|

When Wednesdays become Sundays

How starting a Bible study at a neighbourhood drop-in center changed my life.

It’s called Flower Lane. 

It’s a storefront lined with windows along Main Street. I’ve walked past it more than a decade, skipping across the cracks in the sidewalk with my children, always wondering, never checking, if it was, in fact, a store that sold flowers.

Then God told me to start a Bible study there.

Two years ago, God told me to start a Bible study with church ladies – ladies who smelled of clean floors and homemade suppers, ladies from the four churches branching, like an overladen stem, from the one block in my tiny town. We drank tea and I strummed the guitar and we discussed, politely – sometimes with a painful swallow – the book of Romans in our varying translations, and then we prayed and went home.

This year God said, “Go to Flower Lane, and start a Bible study there.”

The store is in fact a drop-in center. The flowers are in fact people, and they have a heavenly fragrance. They smell of laundry mats and basement suites and sometimes, weed. I meet them on a Wednesday, and now it’s become church for me.

One of the first flowers I meet is Donnie. I call him Hallelujah. He always sticks out his thumb and shouts “Hallelujah” whenever I talk about God.

George is skinny and squints his eyes behind his glasses and likes to joke. “You dropped something,” he tells me. “What’s that?” I ask. “Your shadow!” George gets quiet and turns away when I talk about God.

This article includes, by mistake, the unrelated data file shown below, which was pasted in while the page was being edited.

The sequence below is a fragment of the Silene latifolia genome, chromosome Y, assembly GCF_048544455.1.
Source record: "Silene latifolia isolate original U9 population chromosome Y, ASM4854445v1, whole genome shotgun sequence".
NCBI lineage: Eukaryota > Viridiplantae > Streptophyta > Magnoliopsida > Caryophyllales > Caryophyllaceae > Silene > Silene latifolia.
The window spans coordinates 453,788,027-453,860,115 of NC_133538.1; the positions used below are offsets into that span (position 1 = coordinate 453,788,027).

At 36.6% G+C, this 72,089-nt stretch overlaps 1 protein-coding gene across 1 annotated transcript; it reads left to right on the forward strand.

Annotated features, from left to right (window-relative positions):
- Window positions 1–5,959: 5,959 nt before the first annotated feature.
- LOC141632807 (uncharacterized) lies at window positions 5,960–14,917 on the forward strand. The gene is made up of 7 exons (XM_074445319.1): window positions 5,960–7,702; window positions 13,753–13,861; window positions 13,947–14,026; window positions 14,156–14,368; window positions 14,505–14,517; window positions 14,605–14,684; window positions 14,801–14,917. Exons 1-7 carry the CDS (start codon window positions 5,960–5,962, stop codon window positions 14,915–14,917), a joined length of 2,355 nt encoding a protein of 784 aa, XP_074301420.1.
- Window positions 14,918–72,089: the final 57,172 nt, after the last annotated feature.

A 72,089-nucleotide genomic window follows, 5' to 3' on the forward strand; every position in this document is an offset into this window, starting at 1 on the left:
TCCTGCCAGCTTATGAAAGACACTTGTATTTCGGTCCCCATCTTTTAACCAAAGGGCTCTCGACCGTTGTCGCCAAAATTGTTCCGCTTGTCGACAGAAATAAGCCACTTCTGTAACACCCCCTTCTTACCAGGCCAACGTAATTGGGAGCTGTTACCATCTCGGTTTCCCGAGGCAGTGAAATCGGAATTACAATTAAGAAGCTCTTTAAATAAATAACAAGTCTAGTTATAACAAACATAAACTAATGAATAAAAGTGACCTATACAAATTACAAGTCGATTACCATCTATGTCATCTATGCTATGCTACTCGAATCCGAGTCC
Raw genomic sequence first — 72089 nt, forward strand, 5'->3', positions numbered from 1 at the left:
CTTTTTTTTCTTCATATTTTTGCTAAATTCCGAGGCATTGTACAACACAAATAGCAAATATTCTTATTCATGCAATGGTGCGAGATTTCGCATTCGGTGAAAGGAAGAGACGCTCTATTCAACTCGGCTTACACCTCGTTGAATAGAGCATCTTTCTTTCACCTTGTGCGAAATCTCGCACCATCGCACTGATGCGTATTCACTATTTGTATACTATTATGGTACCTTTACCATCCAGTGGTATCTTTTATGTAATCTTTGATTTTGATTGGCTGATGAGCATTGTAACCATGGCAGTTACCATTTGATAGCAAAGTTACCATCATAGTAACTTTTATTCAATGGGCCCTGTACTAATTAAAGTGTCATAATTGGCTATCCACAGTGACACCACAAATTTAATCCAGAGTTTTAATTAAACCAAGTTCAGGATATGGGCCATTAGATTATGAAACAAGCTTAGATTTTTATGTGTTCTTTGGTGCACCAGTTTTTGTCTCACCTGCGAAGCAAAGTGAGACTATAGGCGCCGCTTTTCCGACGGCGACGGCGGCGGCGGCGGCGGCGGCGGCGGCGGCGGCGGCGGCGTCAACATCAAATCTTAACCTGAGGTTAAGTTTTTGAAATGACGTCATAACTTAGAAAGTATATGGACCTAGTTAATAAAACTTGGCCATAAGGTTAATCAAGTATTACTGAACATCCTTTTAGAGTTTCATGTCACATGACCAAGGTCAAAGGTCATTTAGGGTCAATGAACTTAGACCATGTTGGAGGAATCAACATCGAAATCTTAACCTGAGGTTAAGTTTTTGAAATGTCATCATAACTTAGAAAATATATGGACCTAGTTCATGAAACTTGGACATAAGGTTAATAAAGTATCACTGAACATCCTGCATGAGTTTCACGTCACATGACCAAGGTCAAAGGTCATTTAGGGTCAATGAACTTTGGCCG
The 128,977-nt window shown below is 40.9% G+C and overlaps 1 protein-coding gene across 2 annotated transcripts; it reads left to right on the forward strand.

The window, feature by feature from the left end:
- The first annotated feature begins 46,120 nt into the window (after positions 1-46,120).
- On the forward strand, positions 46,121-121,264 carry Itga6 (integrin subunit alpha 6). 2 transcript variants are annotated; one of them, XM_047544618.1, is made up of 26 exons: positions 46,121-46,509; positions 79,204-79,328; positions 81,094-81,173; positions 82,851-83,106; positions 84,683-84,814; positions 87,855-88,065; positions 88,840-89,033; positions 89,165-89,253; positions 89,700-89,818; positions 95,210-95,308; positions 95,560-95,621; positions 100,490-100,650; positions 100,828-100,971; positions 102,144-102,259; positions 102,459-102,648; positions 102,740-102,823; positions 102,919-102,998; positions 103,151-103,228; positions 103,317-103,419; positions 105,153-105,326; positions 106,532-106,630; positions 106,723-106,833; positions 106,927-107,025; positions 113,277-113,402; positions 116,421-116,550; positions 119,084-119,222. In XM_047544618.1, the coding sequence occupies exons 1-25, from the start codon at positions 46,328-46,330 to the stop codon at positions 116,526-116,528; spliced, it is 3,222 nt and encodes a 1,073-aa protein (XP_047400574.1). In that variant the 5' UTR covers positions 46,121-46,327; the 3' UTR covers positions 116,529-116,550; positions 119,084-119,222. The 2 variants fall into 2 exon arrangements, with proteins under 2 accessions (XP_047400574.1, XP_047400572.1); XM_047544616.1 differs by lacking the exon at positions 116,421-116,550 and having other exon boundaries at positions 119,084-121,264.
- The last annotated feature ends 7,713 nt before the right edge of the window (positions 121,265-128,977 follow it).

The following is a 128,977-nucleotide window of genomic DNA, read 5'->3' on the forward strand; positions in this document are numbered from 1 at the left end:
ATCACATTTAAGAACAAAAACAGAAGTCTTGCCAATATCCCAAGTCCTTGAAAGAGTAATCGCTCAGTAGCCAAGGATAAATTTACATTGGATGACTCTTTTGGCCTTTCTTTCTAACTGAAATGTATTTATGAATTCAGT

Nate sticks the Bible I give him in his boot. He asks for prayers for friends who are addicted to Ventolin. Nate shattered the souls of his feet jumping off a balcony when he was high on shrooms. He and his dog are always at Bible study on Wednesdays.

Al sports a tidy beard, jeans and kind eyes. He calls Bible study “church.”

I go to Flower Lane at noon, and sit on one of the plastic chairs at a table with Donnie and his worker Carol, who often leaves her purse in the bathroom. They eat lunch, and others come and go and eat lunch too. It’s $4 for a plate and dessert here, and so many wander in off the streets.

At 12:30, Donnie pushes back his chair and points to his wrist and says “Time?” Some stay, some go, and we gather on the leather couches. We read from the Bibles I’ve brought, and Donnie shouts “Hallelujah!” Then we watch a short video, and when I say it’s time to pray, Donnie drops his head and mumbles off a prayer he learned when he was little. 

Afterwards, I stay for sign-language class taught by Coryann. Then I take the sign lessons home with me and teach my kids, and they always ask about Donnie because even though they’ve never met him, they love him.

I wish I’d gone into Flower Lane sooner. Sometimes we’re too quick to skip over the cracks in the sidewalk. Sometimes, they’re arrows, pointing us home.

Author

  • Emily Wierenga is a wife and mother who is passionate about the church and lives in northern Alberta. She is the author of the memoirs Atlas Girl and Making it Home (Baker Books), and the founder of a non-profit working in Africa and Asia.

You just read something for free.

But it didn’t appear out of thin air. Writers, editors and designers at Christian Courier worked behind the scenes to bring hope-filled, faith-based journalism to you.

As an independent publication, we simply cannot produce award-winning, Christ-centred material without support from readers like you. And we are truly grateful for any amount you can give!

CC is a registered charity, which is good news for you! Every contribution ($10+) is tax-deductible.

Similar Posts

Leave a Reply

Your email address will not be published.